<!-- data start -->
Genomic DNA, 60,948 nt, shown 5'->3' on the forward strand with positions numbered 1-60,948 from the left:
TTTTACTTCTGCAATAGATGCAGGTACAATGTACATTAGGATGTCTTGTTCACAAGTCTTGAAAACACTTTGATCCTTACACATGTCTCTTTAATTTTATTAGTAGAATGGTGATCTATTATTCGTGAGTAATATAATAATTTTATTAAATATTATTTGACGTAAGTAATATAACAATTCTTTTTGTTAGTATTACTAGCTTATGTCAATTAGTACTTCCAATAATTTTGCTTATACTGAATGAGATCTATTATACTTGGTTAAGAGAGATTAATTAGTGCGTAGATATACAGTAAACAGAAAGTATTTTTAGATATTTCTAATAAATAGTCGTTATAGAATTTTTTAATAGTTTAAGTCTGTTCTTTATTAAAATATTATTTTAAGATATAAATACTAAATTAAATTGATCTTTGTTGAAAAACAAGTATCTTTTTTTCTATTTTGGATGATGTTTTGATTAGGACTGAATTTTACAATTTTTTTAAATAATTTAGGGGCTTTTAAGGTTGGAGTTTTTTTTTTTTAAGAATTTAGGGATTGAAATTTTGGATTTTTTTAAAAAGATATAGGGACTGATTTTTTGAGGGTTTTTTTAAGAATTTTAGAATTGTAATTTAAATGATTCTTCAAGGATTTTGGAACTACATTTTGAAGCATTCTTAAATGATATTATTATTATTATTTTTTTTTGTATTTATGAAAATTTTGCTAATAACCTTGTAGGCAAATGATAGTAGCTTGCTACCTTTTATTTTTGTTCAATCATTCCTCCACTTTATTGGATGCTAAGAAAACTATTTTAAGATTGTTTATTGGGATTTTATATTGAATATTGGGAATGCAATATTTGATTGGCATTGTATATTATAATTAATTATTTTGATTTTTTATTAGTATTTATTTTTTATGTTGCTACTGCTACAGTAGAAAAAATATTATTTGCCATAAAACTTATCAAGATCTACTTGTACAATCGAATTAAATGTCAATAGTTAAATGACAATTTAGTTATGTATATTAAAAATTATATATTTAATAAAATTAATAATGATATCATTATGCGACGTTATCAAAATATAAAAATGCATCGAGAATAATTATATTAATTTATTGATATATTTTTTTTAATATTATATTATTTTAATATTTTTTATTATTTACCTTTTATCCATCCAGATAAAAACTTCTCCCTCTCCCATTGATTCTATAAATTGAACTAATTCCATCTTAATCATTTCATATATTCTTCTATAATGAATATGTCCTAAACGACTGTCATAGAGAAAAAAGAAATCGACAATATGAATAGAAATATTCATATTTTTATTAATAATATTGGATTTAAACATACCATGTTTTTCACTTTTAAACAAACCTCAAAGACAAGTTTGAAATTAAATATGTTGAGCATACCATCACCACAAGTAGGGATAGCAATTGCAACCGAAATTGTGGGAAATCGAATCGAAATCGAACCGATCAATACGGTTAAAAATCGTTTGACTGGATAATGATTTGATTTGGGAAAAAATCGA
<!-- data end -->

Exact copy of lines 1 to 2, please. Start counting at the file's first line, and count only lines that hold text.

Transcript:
Genomic DNA, 60,948 nt, shown 5'->3' on the forward strand with positions numbered 1-60,948 from the left:
TTTTACTTCTGCAATAGATGCAGGTACAATGTACATTAGGATGTCTTGTTCACAAGTCTTGAAAACACTTTGATCCTTACACATGTCTCTTTAATTTTATTAGTAGAATGGTGATCTATTATTCGTGAGTAATATAATAATTTTATTAAATATTATTTGACGTAAGTAATATAACAATTCTTTTTGTTAGTATTACTAGCTTATGTCAATTAGTACTTCCAATAATTTTGCTTATACTGAATGAGATCTATTATACTTGGTTAAGAGAGATTAATTAGTGCGTAGATATACAGTAAACAGAAAGTATTTTTAGATATTTCTAATAAATAGTCGTTATAGAATTTTTTAATAGTTTAAGTCTGTTCTTTATTAAAATATTATTTTAAGATATAAATACTAAATTAAATTGATCTTTGTTGAAAAACAAGTATCTTTTTTTCTATTTTGGATGATGTTTTGATTAGGACTGAATTTTACAATTTTTTTAAATAATTTAGGGGCTTTTAAGGTTGGAGTTTTTTTTTTTTAAGAATTTAGGGATTGAAATTTTGGATTTTTTTAAAAAGATATAGGGACTGATTTTTTGAGGGTTTTTTTAAGAATTTTAGAATTGTAATTTAAATGATTCTTCAAGGATTTTGGAACTACATTTTGAAGCATTCTTAAATGATATTATTATTATTATTTTTTTTTGTATTTATGAAAATTTTGCTAATAACCTTGTAGGCAAATGATAGTAGCTTGCTACCTTTTATTTTTGTTCAATCATTCCTCCACTTTATTGGATGCTAAGAAAACTATTTTAAGATTGTTTATTGGGATTTTATATTGAATATTGGGAATGCAATATTTGATTGGCATTGTATATTATAATTAATTATTTTGATTTTTTATTAGTATTTATTTTTTATGTTGCTACTGCTACAGTAGAAAAAATATTATTTGCCATAAAACTTATCAAGATCTACTTGTACAATCGAATTAAATGTCAATAGTTAAATGACAATTTAGTTATGTATATTAAAAATTATATATTTAATAAAATTAATAATGATATCATTATGCGACGTTATCAAAATATAAAAATGCATCGAGAATAATTATATTAATTTATTGATATATTTTTTTTAATATTATATTATTTTAATATTTTTTATTATTTACCTTTTATCCATCCAGATAAAAACTTCTCCCTCTCCCATTGATTCTATAAATTGAACTAATTCCATCTTAATCATTTCATATATTCTTCTATAATGAATATGTCCTAAACGACTGTCATAGAGAAAAAAGAAATCGACAATATGAATAGAAATATTCATATTTTTATTAATAATATTGGATTTAAACATACCATGTTTTTCACTTTTAAACAAACCTCAAAGACAAGTTTGAAATTAAATATGTTGAGCATACCATCACCACAAGTAGGGATAGCAATTGCAACCGAAATTGTGGGAAATCGAATCGAAATCGAACCGATCAATACGGTTAAAAATCGTTTGACTGGATAATGATTTGATTTGGGAAAAAATCGA